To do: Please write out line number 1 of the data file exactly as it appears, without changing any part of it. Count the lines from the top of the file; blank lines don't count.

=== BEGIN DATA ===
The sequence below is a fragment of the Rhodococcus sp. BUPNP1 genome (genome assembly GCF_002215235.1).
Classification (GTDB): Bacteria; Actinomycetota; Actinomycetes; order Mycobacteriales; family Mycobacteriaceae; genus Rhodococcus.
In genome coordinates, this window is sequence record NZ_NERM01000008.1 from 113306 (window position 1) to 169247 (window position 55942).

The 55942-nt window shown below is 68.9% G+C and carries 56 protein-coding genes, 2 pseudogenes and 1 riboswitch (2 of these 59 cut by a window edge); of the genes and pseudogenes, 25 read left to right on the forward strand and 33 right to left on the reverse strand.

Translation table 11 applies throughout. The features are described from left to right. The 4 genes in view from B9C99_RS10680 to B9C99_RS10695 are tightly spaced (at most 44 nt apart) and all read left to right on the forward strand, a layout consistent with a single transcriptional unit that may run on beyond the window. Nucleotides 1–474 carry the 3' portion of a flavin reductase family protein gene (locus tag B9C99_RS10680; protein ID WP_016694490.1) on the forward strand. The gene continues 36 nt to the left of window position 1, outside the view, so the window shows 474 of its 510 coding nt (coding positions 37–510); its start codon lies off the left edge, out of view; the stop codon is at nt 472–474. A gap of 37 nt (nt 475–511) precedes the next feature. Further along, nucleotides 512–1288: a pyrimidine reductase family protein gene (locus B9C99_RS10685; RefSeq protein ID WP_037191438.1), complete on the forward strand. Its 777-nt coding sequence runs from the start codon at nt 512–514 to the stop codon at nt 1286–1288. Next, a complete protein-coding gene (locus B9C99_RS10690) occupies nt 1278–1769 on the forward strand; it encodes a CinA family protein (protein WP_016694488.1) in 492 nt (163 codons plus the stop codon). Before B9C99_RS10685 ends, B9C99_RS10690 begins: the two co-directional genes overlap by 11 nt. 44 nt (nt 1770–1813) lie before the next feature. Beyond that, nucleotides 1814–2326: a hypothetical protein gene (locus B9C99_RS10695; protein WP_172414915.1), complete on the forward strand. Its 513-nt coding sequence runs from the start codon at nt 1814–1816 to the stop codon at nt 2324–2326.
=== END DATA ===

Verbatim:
The sequence below is a fragment of the Rhodococcus sp. BUPNP1 genome (genome assembly GCF_002215235.1).